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I had a debate with my co-worker on whether certain logic belongs in the data access or business logic layer.

The scenario is, the BLL needs some data to work with. That data primarily lives in the database. We want to cache that data (using System.Runtime.Caching) so it's quickly available on subsequent requests. The architecture is such that the DAL and the BLL live on the same box and in different assemblies (projects in the same solution). So there is no concern of hitting a DAL over the wire or anything like that.

My argument is that the decision to hit the cache vs the database is a concern of the DAL. The business logic layer should not care where the data comes from, only that it gets the data it needs.

His argument is that the data access layer should be "pure" and "dumb" and any logic to make that decision to hit the cache vs the database should be in the business logic layer.

In my opinion what he's saying is undermining separation of concerns and causing the layers to be more tightly coupled when the goal is to keep things loosely coupled. I can see where the BLL might want to control this if it was a specific program/ui function to decide where to go for data, but that simply isn't the case here. It's just a very simple caching scenario where the database is the primary data store.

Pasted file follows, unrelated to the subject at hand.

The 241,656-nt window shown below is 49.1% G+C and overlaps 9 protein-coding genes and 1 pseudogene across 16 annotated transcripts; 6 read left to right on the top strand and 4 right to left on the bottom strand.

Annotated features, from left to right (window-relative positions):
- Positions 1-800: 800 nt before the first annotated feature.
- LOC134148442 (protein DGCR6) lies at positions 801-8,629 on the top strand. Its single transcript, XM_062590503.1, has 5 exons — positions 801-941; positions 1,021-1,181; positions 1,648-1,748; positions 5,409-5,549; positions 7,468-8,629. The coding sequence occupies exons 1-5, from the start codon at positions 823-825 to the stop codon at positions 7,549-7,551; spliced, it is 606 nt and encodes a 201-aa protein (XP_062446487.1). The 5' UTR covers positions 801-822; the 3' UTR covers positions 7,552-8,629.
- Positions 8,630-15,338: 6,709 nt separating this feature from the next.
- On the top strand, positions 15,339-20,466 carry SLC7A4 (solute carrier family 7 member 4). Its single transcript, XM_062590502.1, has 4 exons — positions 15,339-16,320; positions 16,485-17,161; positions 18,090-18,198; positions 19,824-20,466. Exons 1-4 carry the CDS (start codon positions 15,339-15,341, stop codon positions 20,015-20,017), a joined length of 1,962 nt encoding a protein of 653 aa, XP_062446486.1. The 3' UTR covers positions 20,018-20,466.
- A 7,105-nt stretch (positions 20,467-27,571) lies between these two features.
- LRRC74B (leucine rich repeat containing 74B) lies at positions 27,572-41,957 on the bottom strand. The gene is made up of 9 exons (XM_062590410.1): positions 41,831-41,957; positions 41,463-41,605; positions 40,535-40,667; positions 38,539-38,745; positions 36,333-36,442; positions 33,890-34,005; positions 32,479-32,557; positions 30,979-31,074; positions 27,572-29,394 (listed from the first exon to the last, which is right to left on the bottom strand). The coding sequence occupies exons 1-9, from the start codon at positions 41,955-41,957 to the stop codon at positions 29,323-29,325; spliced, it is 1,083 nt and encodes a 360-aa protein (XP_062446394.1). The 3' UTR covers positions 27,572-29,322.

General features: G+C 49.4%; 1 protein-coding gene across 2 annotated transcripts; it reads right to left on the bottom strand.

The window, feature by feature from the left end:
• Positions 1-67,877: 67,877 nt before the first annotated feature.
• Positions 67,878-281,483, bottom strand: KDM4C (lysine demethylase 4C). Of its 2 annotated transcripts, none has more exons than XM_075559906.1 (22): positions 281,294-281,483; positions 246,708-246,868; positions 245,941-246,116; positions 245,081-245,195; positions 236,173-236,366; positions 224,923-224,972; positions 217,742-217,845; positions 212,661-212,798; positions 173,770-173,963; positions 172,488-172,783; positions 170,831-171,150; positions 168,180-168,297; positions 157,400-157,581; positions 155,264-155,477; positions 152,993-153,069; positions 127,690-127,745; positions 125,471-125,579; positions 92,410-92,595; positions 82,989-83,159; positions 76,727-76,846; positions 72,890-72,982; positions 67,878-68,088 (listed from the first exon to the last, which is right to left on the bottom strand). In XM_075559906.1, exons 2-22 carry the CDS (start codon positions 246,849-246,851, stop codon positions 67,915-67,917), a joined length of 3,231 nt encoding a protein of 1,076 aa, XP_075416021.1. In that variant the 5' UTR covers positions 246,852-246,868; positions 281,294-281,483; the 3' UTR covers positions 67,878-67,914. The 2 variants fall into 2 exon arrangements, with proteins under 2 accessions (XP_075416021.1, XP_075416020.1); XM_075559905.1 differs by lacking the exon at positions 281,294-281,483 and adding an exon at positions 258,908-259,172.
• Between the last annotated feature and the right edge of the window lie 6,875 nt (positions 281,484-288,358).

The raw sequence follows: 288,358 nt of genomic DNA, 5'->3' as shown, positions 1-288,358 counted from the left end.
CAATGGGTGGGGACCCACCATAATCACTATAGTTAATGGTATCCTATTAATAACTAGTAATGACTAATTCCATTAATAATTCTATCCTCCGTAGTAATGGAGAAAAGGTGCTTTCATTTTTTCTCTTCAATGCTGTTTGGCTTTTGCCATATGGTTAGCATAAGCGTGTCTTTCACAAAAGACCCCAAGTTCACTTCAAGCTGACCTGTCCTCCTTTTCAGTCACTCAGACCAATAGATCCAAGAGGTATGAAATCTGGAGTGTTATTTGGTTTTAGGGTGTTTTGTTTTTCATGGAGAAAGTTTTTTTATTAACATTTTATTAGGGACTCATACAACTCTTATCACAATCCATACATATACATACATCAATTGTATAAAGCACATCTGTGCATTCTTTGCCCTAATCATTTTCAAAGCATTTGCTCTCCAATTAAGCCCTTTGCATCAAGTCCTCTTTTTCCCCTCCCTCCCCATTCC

Thoughts?

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closed as primarily opinion-based by Cole Johnson, Bill Woodger, TheHippo, Frank van Puffelen, Jon Adams Feb 6 '14 at 15:02

Many good questions generate some degree of opinion based on expert experience, but answers to this question will tend to be almost entirely based on opinions, rather than facts, references, or specific expertise. If this question can be reworded to fit the rules in the help center, please edit the question.

    
This probably belongs better at programmers.se –  Jon Adams Feb 6 '14 at 15:02

5 Answers 5

I agree with you 100%.

Caching is part of the DAL and does not belong in the BLL.

Let's take hibernate as an example, it use a caching system to store your entity's. Hibernate is responsible and know how to control his cache, (dirty read, flushing data etc)

You don't want to cluttered your BLL with all this low-level data logic.

Regards

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The whole purpose in separating business logic from data is so that you can swap them out as business requirements or technology changes. By intermixing them, you are defeating this logic, and therefore, on a theoretical level you are correct. In the real world however, I think you need to be a bit more pragmatic. What's the real life expectancy of the application , what is the likelihood that the technology is going to change, and how much extra work is involved in keeping the two cleanly separated?

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My initial reaction would be the same as yours, to let the data layer cache the information. This can even be integrated in with a strategy to subscribe to changes in the database, or implement polling to ensure the data is kept up-to-date.